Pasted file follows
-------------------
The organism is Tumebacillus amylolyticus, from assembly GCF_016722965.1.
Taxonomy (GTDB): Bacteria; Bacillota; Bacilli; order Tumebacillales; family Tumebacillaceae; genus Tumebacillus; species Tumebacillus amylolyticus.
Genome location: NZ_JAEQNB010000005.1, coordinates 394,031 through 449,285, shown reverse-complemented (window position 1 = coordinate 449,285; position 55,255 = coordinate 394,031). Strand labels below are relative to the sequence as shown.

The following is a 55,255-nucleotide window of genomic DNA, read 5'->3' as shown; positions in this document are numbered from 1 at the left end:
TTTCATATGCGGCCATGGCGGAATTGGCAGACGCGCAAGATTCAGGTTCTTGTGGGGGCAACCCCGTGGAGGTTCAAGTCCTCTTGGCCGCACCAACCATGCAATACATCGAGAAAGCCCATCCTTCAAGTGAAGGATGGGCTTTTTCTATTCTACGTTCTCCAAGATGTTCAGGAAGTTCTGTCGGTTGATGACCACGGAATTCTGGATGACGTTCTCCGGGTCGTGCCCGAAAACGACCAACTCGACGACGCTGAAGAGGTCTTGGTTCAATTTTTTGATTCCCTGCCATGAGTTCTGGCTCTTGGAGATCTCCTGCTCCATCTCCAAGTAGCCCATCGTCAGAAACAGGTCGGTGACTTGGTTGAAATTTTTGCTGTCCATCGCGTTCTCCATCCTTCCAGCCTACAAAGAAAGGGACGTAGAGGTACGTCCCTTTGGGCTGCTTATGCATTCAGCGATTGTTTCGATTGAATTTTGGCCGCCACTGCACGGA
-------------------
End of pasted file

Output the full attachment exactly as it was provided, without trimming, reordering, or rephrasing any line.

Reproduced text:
The organism is Tumebacillus amylolyticus, from assembly GCF_016722965.1.
Taxonomy (GTDB): Bacteria; Bacillota; Bacilli; order Tumebacillales; family Tumebacillaceae; genus Tumebacillus; species Tumebacillus amylolyticus.
Genome location: NZ_JAEQNB010000005.1, coordinates 394,031 through 449,285, shown reverse-complemented (window position 1 = coordinate 449,285; position 55,255 = coordinate 394,031). Strand labels below are relative to the sequence as shown.

The following is a 55,255-nucleotide window of genomic DNA, read 5'->3' as shown; positions in this document are numbered from 1 at the left end:
TTTCATATGCGGCCATGGCGGAATTGGCAGACGCGCAAGATTCAGGTTCTTGTGGGGGCAACCCCGTGGAGGTTCAAGTCCTCTTGGCCGCACCAACCATGCAATACATCGAGAAAGCCCATCCTTCAAGTGAAGGATGGGCTTTTTCTATTCTACGTTCTCCAAGATGTTCAGGAAGTTCTGTCGGTTGATGACCACGGAATTCTGGATGACGTTCTCCGGGTCGTGCCCGAAAACGACCAACTCGACGACGCTGAAGAGGTCTTGGTTCAATTTTTTGATTCCCTGCCATGAGTTCTGGCTCTTGGAGATCTCCTGCTCCATCTCCAAGTAGCCCATCGTCAGAAACAGGTCGGTGACTTGGTTGAAATTTTTGCTGTCCATCGCGTTCTCCATCCTTCCAGCCTACAAAGAAAGGGACGTAGAGGTACGTCCCTTTGGGCTGCTTATGCATTCAGCGATTGTTTCGATTGAATTTTGGCCGCCACTGCACGGA